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ITIC has played a significant role in coordinating cooperation among nations in the ITWS and establishing communication requirements, procedures, and monitoring the results.

"The great destruction and loss of life caused by the May 1960 Chilean tsunami prompted a large number of countries and territories to inquire about joining in a Pacific Tsunami Warning System (TWS).

The great Alaskan earthquake of 1964 generated another devastating tsunami that affected a good part of the Pacific. This tsunami disaster focused additional attention to the need for an International Tsunami Warning System under the auspices of a United Nations organization.

In 1965, UNESCO/IOC, recognizing the importance of providing timely warnings of the approach of potentially-catastrophic tsunamis in the Pacific Ocean, accepted the offer of the United States of America to undertake the expansion of its existing National Tsunami Warning Center in Honolulu, Hawaii, to become the International Tsunami Information Centre (ITIC).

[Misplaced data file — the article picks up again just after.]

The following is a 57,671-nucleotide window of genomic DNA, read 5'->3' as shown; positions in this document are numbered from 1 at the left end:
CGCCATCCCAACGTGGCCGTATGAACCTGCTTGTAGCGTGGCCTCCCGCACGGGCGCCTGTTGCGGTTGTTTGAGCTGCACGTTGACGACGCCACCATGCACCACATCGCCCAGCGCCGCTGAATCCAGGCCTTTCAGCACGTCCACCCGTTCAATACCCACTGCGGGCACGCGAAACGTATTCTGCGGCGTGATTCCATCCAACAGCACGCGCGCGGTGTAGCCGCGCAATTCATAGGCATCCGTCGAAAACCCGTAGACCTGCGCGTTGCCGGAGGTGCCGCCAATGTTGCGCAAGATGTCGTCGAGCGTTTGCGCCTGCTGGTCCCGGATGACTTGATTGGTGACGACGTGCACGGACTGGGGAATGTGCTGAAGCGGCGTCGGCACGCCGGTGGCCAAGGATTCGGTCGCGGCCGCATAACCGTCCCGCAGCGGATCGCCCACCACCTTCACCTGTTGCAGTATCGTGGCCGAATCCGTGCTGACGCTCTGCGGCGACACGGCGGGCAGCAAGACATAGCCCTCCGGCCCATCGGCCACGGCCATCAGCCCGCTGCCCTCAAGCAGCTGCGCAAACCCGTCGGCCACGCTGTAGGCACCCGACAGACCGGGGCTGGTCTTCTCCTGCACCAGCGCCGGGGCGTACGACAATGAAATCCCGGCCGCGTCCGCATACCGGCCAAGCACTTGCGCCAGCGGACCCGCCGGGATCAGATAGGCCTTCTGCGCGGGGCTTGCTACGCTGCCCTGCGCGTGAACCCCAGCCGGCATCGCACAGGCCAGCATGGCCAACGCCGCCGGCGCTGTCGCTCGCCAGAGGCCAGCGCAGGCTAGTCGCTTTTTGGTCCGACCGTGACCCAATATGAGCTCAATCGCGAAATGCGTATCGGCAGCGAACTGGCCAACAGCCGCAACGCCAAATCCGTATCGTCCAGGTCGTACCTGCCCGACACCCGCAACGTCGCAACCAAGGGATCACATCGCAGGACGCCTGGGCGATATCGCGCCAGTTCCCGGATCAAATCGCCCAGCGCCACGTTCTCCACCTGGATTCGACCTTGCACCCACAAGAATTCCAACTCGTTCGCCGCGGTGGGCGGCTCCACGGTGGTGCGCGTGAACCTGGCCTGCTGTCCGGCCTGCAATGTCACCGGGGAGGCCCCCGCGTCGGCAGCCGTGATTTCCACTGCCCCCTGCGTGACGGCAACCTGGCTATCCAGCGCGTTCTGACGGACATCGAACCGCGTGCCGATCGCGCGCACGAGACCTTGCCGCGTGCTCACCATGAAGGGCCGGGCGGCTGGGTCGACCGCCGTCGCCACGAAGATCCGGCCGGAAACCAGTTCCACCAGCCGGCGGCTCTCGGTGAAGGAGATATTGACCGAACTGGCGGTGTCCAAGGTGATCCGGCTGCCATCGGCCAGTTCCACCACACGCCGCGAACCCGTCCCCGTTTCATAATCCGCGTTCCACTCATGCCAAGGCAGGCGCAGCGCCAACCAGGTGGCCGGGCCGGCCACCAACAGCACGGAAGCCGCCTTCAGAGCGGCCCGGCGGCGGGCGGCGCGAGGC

The U.S. Tsunami Warning Center in Honolulu, Hawaii (PTWC) became the headquarters of the International Pacific Tsunami Warning System. At the same time, UNESCO/IOC, accepted the generous offers of other UNESCO/IOC member countries to integrate their existing facilities and communications into this System. The existing U.S. Warning Systems in Hawaii and in Alaska (ATWC) were integrated with the Systems of Japan, USSR, Chile, and of other regional centers, and became a truly International Tsunami Warning System (ITWS)."

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